Waste water to be treated is introduced into the upper portion of compartment 1 through inlet pipe 8 as indicated by arrow 8a. A suitable alkaline or acid reagent is added to the incoming waste water via line 9 as indicated by arrow 9a to achieve a desired pH, e.g. substantial neutralization, of the incoming waste water. A pH detector or regulator 10 may be provided in compartment 1. Device 10 may be a pH detector to measure the pH of the liquid within compartment 1 so that the reagent entering line 9 may be adjusted to control the neutralization of the pH of the waste water. Alternatively, device 10 may be a combined pH detector and regulator which automatically regulates the amount of reagent added through line 9, thereby automatically controlling the neutralization of the incoming waste water. The incoming waste water within compartment 1 is agitated by a conventional agitator 11, and a coagulation reagent suitable for the particular waste water involved is added beneath the agitator 11 via pipe 12 as indicated by arrow 12a. It is specifically to be understood that the particular type of pH device 10 and agitator 11 employed do not in and of themselves constitute the present invention. Such devices are known in the art and would readily be understood by those knowledgeable in the art. Accordingly, such devices will not be further described herein. It is to be further understood that the particular pH control reagent added through line 9 and the particular coagulation reagent added through line 12 would vary dependent upon the particular characteristics of the incoming waste water to be treated. Such reagents are well known in the art, and thus one conversant in the art would readily understand what reagents to be added. Such reagents are therefore not further discussed herein.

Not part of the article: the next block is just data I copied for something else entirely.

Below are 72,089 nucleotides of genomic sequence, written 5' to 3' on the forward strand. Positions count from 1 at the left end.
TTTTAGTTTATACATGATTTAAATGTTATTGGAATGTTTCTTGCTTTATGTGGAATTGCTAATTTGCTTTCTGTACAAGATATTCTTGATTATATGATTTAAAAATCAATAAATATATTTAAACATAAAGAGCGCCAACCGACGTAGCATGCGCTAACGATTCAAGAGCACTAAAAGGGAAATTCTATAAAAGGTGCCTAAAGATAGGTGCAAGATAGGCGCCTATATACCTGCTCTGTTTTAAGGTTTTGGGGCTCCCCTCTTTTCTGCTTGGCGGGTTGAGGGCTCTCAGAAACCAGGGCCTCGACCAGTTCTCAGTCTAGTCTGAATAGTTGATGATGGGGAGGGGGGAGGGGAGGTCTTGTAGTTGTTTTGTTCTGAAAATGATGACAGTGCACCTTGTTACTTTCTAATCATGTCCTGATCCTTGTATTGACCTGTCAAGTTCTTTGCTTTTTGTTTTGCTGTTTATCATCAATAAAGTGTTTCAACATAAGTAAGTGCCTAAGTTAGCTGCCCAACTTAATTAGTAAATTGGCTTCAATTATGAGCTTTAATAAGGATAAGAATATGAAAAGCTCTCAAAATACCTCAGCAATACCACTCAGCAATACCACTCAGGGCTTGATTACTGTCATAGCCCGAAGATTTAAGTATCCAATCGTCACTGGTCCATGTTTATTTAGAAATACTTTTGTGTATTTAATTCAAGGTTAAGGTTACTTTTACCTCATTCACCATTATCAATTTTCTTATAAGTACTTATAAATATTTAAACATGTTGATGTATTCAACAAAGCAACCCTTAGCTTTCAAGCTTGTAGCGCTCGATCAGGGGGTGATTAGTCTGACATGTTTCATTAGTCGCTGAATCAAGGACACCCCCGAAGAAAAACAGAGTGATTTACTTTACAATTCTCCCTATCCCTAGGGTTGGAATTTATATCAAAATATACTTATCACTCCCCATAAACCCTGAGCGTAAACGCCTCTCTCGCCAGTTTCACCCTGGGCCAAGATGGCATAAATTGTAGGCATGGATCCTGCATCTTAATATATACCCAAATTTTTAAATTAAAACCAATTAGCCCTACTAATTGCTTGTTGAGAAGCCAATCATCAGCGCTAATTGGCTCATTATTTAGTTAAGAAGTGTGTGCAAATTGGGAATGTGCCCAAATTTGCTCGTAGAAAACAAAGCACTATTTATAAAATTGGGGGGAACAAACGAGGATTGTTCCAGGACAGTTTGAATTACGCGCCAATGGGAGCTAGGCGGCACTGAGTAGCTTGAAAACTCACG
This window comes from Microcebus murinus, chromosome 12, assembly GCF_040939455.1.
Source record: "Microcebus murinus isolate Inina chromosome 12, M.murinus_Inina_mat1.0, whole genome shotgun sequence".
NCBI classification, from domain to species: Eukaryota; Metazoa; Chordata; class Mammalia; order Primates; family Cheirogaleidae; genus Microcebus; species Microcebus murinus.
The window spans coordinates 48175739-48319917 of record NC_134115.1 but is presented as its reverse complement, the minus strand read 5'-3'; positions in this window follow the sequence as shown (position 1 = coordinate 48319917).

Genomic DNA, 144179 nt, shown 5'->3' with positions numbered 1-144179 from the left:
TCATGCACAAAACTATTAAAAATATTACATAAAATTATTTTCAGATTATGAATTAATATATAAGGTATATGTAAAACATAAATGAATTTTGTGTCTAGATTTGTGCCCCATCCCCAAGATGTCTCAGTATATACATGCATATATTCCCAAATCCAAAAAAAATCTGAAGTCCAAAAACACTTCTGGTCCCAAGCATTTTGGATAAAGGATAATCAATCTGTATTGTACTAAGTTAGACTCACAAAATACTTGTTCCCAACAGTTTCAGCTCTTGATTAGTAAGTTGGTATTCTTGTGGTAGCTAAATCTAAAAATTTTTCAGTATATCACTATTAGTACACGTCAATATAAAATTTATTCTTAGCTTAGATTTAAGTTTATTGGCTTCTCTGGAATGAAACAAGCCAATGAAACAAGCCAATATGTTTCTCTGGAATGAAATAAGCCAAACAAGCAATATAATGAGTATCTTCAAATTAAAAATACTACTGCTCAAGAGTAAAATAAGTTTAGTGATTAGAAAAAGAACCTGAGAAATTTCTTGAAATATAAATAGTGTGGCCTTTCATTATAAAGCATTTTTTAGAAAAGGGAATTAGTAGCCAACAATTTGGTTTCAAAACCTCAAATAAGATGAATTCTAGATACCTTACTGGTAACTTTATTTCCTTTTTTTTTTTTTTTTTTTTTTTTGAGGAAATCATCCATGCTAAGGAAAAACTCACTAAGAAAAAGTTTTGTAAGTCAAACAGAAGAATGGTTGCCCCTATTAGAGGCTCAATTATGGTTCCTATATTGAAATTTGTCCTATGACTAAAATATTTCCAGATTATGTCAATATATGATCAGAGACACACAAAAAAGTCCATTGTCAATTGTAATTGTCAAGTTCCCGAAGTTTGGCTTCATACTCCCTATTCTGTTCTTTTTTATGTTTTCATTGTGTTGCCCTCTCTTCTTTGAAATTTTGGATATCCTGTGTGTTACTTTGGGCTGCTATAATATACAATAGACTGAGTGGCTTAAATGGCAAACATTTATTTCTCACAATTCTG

The water to be treated thus has the pH thereof controlled and is coagulated within compartment 1. From the lower portion of compartment 1 the treated water passes naturally and with a negligible loss of pressure beneath the bottom edge of wall 4 into the bottom of flocculation compartment 2, as indicated by arrow 13. A flocculation reagent, suitable for the particular waste water being treated, is distributed to the water via a distributor 14 arranged beneath the lower edge of wall 4, as indicated by arrow 14a. Distributor 14 extends along the entire width of the tank. It is to be understood that the particular flocculation reagent added would depend on the characteristics of the water undergoing treatment. The particular flocculation reagent added does not in and of itself form any portion of the present invention. Such flocculation reagents are known in the art, and one conversant in the art would readily understand what flocculation reagents should be added to a given waste water being treated. Such flocculation reagents will therefore not be further discussed herein.